But now back to the kitchen, was not Martha a faithful disciple, doing the word of God by practicing hospitality? We would say ‘yes’, for she wanted to make sure Jesus was refreshed and fed. But Martha’s faithfulness began to unravel; there was so much to do! She became distracted by her many tasks. We would say she was stressed out. Stress led to anger and she scolded Jesus, accusing him of not caring about her: “Lord, do you not care that my sister has left me to do all the work by myself? Tell her then to help me!” Have you ever said similar words to members of your family who were playing games on their phones or watching TV? If you felt you were doing more than your fair share, you could very well let others know about such unfairness.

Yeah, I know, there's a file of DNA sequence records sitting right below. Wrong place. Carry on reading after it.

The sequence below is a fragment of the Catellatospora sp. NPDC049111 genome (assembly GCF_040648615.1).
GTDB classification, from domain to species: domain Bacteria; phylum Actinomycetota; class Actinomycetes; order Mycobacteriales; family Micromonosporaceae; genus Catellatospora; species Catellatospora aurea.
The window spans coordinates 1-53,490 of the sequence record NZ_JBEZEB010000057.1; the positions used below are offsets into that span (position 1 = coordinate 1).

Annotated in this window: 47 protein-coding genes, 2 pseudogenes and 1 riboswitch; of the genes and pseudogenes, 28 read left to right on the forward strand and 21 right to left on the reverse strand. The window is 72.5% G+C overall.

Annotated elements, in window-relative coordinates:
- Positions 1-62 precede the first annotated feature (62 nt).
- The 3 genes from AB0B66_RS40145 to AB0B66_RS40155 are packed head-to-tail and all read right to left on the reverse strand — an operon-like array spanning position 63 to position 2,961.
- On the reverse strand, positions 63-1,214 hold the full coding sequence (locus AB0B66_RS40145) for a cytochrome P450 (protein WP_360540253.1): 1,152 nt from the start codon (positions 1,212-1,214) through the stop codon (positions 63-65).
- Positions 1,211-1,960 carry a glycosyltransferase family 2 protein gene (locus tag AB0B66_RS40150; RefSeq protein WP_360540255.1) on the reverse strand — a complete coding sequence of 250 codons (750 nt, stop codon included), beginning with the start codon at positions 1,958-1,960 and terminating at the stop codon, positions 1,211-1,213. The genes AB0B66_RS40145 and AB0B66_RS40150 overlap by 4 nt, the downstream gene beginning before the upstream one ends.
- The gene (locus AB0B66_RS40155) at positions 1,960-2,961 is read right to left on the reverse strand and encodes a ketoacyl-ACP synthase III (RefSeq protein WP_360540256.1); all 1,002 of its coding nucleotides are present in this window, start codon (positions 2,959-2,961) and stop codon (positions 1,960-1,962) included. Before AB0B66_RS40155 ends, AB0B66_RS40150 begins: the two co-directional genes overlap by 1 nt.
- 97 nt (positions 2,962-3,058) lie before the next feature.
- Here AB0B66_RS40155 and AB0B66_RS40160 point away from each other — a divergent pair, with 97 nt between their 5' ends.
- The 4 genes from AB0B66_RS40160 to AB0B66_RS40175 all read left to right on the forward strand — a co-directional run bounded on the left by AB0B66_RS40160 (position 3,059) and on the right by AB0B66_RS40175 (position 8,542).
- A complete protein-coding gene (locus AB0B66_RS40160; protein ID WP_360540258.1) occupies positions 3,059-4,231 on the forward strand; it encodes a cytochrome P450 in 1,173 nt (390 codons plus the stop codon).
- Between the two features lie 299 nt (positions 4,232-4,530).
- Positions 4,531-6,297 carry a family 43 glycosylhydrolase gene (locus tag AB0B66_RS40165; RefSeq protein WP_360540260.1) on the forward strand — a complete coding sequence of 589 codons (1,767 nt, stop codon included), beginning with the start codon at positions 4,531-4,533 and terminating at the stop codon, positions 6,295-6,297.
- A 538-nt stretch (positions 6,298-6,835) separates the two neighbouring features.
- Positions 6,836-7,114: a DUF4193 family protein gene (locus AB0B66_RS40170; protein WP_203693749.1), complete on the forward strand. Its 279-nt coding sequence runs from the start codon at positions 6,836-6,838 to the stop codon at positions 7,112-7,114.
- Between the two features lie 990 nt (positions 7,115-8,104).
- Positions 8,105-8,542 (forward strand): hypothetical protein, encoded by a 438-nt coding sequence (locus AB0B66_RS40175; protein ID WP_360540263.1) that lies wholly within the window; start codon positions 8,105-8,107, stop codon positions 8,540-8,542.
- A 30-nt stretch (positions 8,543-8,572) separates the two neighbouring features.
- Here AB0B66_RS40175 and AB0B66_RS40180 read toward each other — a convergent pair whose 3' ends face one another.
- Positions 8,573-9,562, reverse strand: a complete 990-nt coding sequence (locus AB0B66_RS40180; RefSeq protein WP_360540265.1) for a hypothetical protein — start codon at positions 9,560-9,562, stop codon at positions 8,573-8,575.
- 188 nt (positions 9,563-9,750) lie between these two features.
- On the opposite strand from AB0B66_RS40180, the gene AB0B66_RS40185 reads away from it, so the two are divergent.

Jesus now surprised us with his reply, basically telling Martha to leave her sister alone. We may not appreciate this surprise. We sympathize with Martha who needed Mary to help her with her many tasks. There was a recent editorial in the New York Times about the dangers of multi-tasking. But Jesus was gentle with Martha, repeating her name revealing the full weight of his care for her: “Martha, Martha, you are worried and distracted by many things.” This gospel was written more than 2,000 years ago and yet it sounds so much like today. Our American culture seems to expect us to be multi-taskers. What is the first thing you think about in the morning—before your coffee—to thank the Lord, as Luther wrote in his morning prayer “That you have kept and protected through the night”, or are we already calculating lists, things we have to do, things that have to get done. There is even the strange expression, “we are off and running”. Stress and worry go together, and they are not good for heart health, which also means the heart of our faith. Jesus was concerned about Martha and certainly had compassion for his super-busy friend. But he needed to gently tell her, “There is need of only one thing…. Mary has chosen the better part, which will not be taken away from her.”